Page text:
I am studying complex geometry from Huybrechts' Complex Geometry - An Introduction. In Corollary 3.1.8 he proves that:

The set of all Kahler forms on a compact complex manifold $X$ is an open convex cone in the linear space $\{\omega\in \pmb{A}^{1,1}(X)\cap \pmb{A}^2(X)|d\omega = 0\}$.

In his proof:

(Writing $(h_{ij})>0$ as a short hand for $(h_{ij})$ is positive definite.)

The positivity of an hermitian matrix $(h_{ij}(x))$ is an open property and, since $X$ is compact, the set of forms $\omega\in \pmb{A}^{1,1}(X)\cap \pmb{A}^2(X)$ that are locally of the form $\omega = \frac{i}{2} \sum h_{ij} dz_i \wedge d\bar{z}_j$ with $(h_{ij})$ positive definite at every point is open.

But I am confused in where he used the property of compactness in the proof. I thought that, if I could find a point $x\in X$ such that $(h_{ij}(x))>0$, then I could find a small open neighbourhood around this point, in which $(h_{ij})>0$ for every point in the neighbourhood. Then all the Kahler forms is a union of such neighbourhoods, and is thus open. So no compactness is required.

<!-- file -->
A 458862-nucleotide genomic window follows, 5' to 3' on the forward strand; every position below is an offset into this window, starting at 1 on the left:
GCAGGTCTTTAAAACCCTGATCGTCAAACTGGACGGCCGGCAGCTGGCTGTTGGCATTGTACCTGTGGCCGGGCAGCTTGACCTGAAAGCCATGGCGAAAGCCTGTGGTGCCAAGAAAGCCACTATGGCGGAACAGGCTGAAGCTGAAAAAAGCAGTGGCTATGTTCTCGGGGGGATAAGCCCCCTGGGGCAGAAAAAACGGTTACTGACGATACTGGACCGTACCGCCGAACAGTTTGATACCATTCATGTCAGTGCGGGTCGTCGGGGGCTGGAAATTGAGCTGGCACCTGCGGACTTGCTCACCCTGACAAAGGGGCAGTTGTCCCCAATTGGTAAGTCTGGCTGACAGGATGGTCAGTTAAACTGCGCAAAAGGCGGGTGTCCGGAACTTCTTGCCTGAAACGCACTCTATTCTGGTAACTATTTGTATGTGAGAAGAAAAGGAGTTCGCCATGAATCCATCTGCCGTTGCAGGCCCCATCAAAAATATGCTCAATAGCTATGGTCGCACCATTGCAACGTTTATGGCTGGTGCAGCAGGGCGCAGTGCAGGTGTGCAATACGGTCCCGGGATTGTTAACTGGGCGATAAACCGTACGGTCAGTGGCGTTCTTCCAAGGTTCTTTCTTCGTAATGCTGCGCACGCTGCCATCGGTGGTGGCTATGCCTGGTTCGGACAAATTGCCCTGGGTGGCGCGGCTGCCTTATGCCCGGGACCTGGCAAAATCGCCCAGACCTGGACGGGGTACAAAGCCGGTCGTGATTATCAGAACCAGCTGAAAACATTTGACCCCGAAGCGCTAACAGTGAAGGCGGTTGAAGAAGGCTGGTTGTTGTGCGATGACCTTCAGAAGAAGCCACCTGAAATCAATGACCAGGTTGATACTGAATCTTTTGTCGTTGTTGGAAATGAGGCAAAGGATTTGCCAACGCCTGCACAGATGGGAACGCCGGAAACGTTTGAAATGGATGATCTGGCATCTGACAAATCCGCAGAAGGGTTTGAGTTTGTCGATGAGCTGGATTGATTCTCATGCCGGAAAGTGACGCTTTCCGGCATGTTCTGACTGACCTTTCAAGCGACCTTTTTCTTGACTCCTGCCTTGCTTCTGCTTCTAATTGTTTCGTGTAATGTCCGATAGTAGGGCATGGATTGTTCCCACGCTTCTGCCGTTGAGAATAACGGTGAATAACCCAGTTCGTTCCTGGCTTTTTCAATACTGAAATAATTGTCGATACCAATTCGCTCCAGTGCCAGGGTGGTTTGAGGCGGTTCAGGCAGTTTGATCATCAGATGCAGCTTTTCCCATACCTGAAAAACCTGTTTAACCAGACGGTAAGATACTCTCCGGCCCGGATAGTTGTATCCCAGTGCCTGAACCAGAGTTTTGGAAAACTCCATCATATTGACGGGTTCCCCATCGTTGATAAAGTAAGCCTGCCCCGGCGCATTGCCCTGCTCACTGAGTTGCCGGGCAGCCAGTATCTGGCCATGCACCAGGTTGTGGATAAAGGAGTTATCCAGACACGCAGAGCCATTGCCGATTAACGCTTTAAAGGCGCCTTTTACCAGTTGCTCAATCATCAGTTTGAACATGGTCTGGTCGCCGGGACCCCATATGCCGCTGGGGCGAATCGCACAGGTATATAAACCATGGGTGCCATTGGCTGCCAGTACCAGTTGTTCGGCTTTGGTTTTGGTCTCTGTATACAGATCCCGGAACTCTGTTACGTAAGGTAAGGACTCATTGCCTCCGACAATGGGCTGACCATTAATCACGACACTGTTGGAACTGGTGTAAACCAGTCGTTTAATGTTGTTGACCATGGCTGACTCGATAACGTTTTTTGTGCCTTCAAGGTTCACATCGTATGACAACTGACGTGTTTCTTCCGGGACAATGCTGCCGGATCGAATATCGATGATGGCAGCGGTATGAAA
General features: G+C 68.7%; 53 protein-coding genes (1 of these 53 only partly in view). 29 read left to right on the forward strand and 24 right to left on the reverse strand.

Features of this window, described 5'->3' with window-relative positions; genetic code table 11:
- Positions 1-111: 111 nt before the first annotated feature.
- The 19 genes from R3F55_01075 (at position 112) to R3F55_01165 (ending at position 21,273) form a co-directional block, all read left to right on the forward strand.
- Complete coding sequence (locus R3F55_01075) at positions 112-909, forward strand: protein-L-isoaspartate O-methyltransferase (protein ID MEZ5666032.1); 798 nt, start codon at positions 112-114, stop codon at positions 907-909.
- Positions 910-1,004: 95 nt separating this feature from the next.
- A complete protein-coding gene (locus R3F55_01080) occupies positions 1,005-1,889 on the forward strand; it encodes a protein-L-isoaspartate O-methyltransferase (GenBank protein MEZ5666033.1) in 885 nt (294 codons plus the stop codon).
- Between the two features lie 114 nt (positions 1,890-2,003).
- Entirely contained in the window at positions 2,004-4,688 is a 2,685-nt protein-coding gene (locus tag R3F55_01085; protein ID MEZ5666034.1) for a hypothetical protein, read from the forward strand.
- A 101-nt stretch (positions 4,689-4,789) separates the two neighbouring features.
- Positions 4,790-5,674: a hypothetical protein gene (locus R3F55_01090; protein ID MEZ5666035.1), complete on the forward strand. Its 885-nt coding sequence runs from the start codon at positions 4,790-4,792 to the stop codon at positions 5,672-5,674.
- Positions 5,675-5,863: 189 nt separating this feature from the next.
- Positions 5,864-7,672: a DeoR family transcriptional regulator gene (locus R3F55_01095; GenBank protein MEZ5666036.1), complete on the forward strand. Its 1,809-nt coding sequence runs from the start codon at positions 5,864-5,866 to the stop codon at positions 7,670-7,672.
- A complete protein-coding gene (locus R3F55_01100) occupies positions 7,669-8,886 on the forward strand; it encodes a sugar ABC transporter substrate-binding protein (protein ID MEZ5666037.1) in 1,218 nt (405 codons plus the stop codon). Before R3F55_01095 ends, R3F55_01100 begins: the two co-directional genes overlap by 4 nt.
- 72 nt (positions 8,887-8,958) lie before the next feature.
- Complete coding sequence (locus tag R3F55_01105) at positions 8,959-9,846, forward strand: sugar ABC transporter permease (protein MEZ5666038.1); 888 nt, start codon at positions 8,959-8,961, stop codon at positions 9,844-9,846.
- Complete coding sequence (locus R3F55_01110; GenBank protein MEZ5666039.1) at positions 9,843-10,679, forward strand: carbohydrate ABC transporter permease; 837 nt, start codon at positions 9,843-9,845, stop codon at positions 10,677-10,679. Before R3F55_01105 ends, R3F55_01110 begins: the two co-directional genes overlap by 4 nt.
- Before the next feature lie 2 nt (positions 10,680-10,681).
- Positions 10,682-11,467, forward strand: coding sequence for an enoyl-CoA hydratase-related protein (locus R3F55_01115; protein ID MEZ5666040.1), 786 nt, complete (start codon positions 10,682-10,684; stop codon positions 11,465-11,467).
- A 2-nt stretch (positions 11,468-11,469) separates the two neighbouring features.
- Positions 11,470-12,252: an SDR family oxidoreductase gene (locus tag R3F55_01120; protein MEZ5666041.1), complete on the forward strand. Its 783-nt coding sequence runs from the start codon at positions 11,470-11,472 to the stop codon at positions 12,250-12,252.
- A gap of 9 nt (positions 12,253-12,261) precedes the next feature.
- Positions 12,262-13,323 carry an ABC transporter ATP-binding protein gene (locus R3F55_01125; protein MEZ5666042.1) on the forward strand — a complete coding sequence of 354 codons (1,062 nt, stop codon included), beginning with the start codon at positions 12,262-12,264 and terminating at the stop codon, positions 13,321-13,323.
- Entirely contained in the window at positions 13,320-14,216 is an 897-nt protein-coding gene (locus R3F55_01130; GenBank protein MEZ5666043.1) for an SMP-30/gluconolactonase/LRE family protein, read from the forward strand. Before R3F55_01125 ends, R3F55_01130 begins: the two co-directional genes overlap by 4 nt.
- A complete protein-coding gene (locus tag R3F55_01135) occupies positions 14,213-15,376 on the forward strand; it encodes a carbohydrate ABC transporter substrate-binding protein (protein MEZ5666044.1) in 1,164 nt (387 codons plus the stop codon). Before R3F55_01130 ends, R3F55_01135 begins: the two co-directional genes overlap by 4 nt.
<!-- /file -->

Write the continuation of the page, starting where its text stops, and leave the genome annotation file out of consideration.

I realize that I had been sloppy in my thought. So a counter example is also welcome!

Update: Solved in comments.

  • $\begingroup$ The set of forms which are positive in a chart is open. Since you can cover the manifold with finitely many charts (because it is compact) the set of forms which are everywhere positive is open. $\endgroup$ – Mariano Suárez-Álvarez Apr 20 '16 at 2:06
  • $\begingroup$ That's where compactness is used. $\endgroup$ – Mariano Suárez-Álvarez Apr 20 '16 at 2:06
  • $\begingroup$ Then why the finiteness of the number of charts is important? It is because of the particular topology given on the forms? $\endgroup$ – taper Apr 20 '16 at 2:16
  • $\begingroup$ @taper No, it's much simpler than that... for every chart $U$, there's an open set of forms $V_U$ that are positive on $U$. If you have a collection of charts $U_i$, then the set of forms positive on all of the $U_i$ is the set $\bigcap_i V_{U_i}$... $\endgroup$ – user98602 Apr 20 '16 at 2:18
  • $\begingroup$ The intersection of infinitely many open sets is in general not an open set. $\endgroup$ – Mariano Suárez-Álvarez Apr 20 '16 at 2:18

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